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Scottish National Dictionary (1700–)

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First published 1965 (SND Vol. VI). Includes material from the 2005 supplement.
This entry has not been updated since then but may contain minor corrections and revisions.

OOR, n. Also ooer, 'oor; hoor (Lnk. 1882 J. Carmichael Poems 36; Abd. 1912 G. Greig Main's Wooin' 7); heur. Sc. forms and usages of Eng. hour. See P.L.D. § 40. [u:r]

1. As in Eng. Deriv. oorly, hourly (Abd. 1916 G. Abel Wylins 136).Abd. 1751 Monymusk Papers (S.H.S.) 240:
To compear before the said baillie this day in the heur of cause.
Fif. 1864 W. D. Latto T. Bodkin iv.:
He . . . sits “hoo-hooin'” to himsel' on the clog by the door-cheek for oors an' oors on end.
Sh. 1899 J. Spence Folk-Lore 242:
Da ooer dat I heard dat he wis nae mair.
Arg. 1901 N. Munro Doom Castle iii.:
Twa oors syne . . . I gied them to twa gaun-aboot bodies.
Rxb. 1917 Kelso Chron. (13 April) 2:
Milk-sellers rapping up households “an 'oor afore the time.”
Cai. 1929 John o' Groat Jnl. (13 Dec.):
'E maister is sittin' 'ere; feint a muckle differ on him til 'is oor an' day.
Gsw. 1939 Edward Gaitens in Moira Burgess and Hamish Whyte Streets of Stone (1985) 24:
'... Ye should go oot tae the pictures or doon tae the chapel for an hoor. ...'
m.Sc. 1979 William J. Tait in Joy Hendry Chapman 23-4 (1985) 37:
Ye're a sair miss! I mind ae nicht -
A nicht! This same oongoadly oor
Whan my een caught my watch,
wm.Sc. 1985 Liz Lochhead Tartuffe 51:
Ma 'oor is come. My power. Ma risin' star
Is in the Heavens.
m.Sc. 1986 Tony McManus in Joy Hendry Chapman 43-4 169:
That satisfies his hert - loe has its hoor it seems.
This bubbleyjock has aye approuved her gentill weird,
Whan daith comes creepin on its reid wame, you sud see
Ags. 1988 Raymond Vettese The Richt Noise 54:
Whiles we'd stop on the wye owre
and look up at the acres o starns
in the bricht silent alaneness o that 'oor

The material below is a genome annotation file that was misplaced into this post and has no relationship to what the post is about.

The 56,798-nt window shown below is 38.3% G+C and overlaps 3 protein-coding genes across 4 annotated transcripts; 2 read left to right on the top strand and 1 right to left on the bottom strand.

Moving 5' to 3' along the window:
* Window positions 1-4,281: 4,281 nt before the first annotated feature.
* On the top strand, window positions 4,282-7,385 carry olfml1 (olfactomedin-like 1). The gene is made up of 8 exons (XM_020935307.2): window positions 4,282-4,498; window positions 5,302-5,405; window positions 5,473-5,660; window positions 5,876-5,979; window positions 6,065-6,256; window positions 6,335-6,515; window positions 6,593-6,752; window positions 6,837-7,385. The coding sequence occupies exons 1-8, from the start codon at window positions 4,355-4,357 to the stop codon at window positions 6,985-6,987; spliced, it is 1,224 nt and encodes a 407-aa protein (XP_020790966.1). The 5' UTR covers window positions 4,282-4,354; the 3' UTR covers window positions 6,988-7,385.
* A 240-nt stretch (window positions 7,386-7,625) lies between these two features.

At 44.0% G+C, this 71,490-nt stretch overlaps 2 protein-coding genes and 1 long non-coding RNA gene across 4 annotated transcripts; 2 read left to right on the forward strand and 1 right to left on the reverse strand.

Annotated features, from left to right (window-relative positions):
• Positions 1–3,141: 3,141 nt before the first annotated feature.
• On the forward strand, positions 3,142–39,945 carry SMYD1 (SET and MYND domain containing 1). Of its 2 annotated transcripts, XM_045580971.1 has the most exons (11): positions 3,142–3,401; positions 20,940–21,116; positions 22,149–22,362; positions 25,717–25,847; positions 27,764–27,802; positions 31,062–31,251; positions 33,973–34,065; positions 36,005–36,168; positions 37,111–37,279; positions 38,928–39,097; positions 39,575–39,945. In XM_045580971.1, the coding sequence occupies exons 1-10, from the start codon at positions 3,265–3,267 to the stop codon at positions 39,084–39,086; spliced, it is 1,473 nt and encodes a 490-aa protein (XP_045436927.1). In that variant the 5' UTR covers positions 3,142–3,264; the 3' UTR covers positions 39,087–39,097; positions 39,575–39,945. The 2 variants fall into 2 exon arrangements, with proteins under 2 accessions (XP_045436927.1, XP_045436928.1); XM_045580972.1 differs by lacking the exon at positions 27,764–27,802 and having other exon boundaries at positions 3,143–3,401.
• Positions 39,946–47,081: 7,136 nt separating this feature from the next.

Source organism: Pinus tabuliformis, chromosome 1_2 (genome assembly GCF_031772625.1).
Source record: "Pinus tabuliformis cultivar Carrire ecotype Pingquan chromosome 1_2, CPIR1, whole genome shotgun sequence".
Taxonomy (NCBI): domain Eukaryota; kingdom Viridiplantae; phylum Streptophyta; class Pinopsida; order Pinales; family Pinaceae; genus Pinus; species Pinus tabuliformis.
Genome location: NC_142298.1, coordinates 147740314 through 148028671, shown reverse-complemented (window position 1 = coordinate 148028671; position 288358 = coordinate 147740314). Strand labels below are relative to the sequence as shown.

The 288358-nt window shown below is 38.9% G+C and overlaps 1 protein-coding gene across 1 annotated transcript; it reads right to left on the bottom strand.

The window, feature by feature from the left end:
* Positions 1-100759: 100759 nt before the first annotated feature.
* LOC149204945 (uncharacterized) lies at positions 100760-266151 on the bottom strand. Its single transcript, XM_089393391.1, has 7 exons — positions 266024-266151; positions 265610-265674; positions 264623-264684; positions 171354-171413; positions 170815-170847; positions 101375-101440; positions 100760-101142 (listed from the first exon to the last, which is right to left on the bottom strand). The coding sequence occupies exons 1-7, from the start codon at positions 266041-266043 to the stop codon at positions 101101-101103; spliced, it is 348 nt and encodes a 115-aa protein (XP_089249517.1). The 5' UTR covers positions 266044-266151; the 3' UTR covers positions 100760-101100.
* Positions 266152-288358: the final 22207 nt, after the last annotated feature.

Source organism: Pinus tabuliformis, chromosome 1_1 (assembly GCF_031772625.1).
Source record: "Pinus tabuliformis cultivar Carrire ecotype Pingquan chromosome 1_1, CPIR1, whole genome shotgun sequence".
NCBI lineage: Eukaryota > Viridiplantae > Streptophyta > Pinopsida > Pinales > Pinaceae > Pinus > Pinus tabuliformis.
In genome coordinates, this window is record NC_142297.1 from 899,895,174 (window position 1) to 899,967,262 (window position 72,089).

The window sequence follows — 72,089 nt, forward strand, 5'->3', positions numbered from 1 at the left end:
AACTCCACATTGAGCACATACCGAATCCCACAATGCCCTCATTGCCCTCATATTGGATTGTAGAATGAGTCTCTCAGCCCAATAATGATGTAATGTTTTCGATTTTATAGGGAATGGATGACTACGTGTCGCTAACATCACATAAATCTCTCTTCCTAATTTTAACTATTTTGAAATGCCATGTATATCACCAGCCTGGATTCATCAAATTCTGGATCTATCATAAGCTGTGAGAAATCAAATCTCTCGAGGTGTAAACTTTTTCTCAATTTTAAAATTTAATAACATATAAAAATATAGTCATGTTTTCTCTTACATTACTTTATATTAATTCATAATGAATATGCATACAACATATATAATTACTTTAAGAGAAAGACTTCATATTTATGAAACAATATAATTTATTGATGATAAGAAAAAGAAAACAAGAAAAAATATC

and say nocht,
Sc. 1990 David Purves in Joy Hendry Chapman 59 76:
Oor eftir oor, the plane rairs on regairdless.
Sc. 1991 Forbes Macgregor in Tom Hubbard The New Makars 17:
The Lord's taen up twal stane o stour
To mak a man within the oor
Dundee 1991 W. N. Herbert in Tom Hubbard The New Makars 177:
Dundee is yir pit and anerly toon;
pass owre Piers, Piers pass owre:
thi psychopomp huz huddiz oor.
Gsw. 1993 Margaret Sinclair Soor Plooms and Candy Balls 1:
Intae the sweetie shop, a ha'penny in ma haun,
That much tae choose fae, fur hoors ah wid staun.
Fif. 1994 Nellie Watson in Joan Watson Memories and Reflections: An East Neuk Anthology 2:
The menfolk toiled for mony an oor,
The womenfolk kept busy tae
em.Sc. 2000 James Robertson The Fanatic 90:
'Did she say anything?' he asked his aunt.
'Aye. She sat up and asked for yer faither. That was aboot three oors ago. Since then, naethin.'

Phrs.: (1) a blue hour, a time of quarrelling. Cf. Blue Day, 2.; (2) guid oor, int., for a mercy, for a wonder (Sh. 1964). See (Guid and cf. Ill-oor; (3) in guid hour, in good time, opportunely.(1) Abd. 1872 J. G. Michie Deeside Tales 119:
Some while after this the lairds met in the moss, an' there was like to be a blue hour between them.
(3) Fif. 1827 W. Tennant Papistry Storm'd 81:
In guid hour you're come, perfay, To gi'e our filthy freirs a fray.

2. In pl., in expressions of time: o'clock; time of day. For comb. fower-hours see Fower, 5.Sc. 1706 Acts Gen. Assembly 17:
To meet and conveen . . . at Ten Hours in the Forenoon.
Wgt. 1708 Session Bk. Glasserton MS. (24 Oct.):
To meet with the minister upon Fryday next for distribution of the poors money about ten hours.
Sc. 1776 D. Herd Sc. Songs II. 176:
If at ele'en hours you list to rise, Ye's hae your dinner dight in a new guise.
Ayr. 1822 Galt Sir A. Wylie x.:
I thought ye would hae had that o'er by twal hours.
Lnk. 1825 Jam.:
The same mode of expressing time is still used in some counties, through all the numbers commonly employed in reckoning; as twa-hours, two o'clock, three-hours, three o'clock . . . Even the first numeral is conjoined with the plural noun; ane-hours, one o'clock.
Ayr. 1871 J. K. Hunter Life Studies 23:
When it cam' near to ten hours at e'en.
Ayr. 1887 J. Service Dr. Duguid 154:
“What's your oors, doctor?” “Weel,” said I, “Hugh, it's exactly two minutes to two with me.”

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"Oor n.". Dictionary of the Scots Language. 2004. Scottish Language Dictionaries Ltd. Accessed 12 Jun 2024 <>



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